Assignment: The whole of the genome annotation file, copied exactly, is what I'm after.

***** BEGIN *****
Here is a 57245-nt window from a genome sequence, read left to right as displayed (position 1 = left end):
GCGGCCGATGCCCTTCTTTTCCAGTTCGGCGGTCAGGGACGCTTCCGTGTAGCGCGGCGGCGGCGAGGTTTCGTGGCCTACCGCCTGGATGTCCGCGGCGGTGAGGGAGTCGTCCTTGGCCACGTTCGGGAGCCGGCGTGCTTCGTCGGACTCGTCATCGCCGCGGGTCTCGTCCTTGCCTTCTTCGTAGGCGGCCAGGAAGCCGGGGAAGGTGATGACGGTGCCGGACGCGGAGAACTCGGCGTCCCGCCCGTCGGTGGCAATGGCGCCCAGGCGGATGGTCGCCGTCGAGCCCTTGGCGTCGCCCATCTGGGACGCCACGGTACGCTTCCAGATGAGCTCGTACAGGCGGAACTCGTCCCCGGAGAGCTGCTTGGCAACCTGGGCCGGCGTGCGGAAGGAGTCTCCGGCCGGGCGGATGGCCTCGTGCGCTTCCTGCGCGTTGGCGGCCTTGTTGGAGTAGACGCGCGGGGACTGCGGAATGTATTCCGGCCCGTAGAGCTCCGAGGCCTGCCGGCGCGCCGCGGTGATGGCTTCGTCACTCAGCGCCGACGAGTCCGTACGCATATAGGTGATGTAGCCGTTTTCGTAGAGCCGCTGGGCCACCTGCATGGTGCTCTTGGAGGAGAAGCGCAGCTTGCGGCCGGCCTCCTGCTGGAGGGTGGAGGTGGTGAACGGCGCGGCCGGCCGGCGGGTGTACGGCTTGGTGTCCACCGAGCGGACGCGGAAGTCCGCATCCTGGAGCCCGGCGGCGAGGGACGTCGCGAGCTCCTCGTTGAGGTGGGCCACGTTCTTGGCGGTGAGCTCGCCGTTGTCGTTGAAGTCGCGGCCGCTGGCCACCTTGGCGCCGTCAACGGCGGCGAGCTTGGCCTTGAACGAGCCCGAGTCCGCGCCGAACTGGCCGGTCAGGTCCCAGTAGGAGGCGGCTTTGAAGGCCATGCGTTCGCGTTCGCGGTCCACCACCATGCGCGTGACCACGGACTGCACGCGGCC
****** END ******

Here is a 57245-nt window from a genome sequence, read left to right as displayed (position 1 = left end):
GCGGCCGATGCCCTTCTTTTCCAGTTCGGCGGTCAGGGACGCTTCCGTGTAGCGCGGCGGCGGCGAGGTTTCGTGGCCTACCGCCTGGATGTCCGCGGCGGTGAGGGAGTCGTCCTTGGCCACGTTCGGGAGCCGGCGTGCTTCGTCGGACTCGTCATCGCCGCGGGTCTCGTCCTTGCCTTCTTCGTAGGCGGCCAGGAAGCCGGGGAAGGTGATGACGGTGCCGGACGCGGAGAACTCGGCGTCCCGCCCGTCGGTGGCAATGGCGCCCAGGCGGATGGTCGCCGTCGAGCCCTTGGCGTCGCCCATCTGGGACGCCACGGTACGCTTCCAGATGAGCTCGTACAGGCGGAACTCGTCCCCGGAGAGCTGCTTGGCAACCTGGGCCGGCGTGCGGAAGGAGTCTCCGGCCGGGCGGATGGCCTCGTGCGCTTCCTGCGCGTTGGCGGCCTTGTTGGAGTAGACGCGCGGGGACTGCGGAATGTATTCCGGCCCGTAGAGCTCCGAGGCCTGCCGGCGCGCCGCGGTGATGGCTTCGTCACTCAGCGCCGACGAGTCCGTACGCATATAGGTGATGTAGCCGTTTTCGTAGAGCCGCTGGGCCACCTGCATGGTGCTCTTGGAGGAGAAGCGCAGCTTGCGGCCGGCCTCCTGCTGGAGGGTGGAGGTGGTGAACGGCGCGGCCGGCCGGCGGGTGTACGGCTTGGTGTCCACCGAGCGGACGCGGAAGTCCGCATCCTGGAGCCCGGCGGCGAGGGACGTCGCGAGCTCCTCGTTGAGGTGGGCCACGTTCTTGGCGGTGAGCTCGCCGTTGTCGTTGAAGTCGCGGCCGCTGGCCACCTTGGCGCCGTCAACGGCGGCGAGCTTGGCCTTGAACGAGCCCGAGTCCGCGCCGAACTGGCCGGTCAGGTCCCAGTAGGAGGCGGCTTTGAAGGCCATGCGTTCGCGTTCGCGGTCCACCACCATGCGCGTGACCACGGACTGCACGCGGCC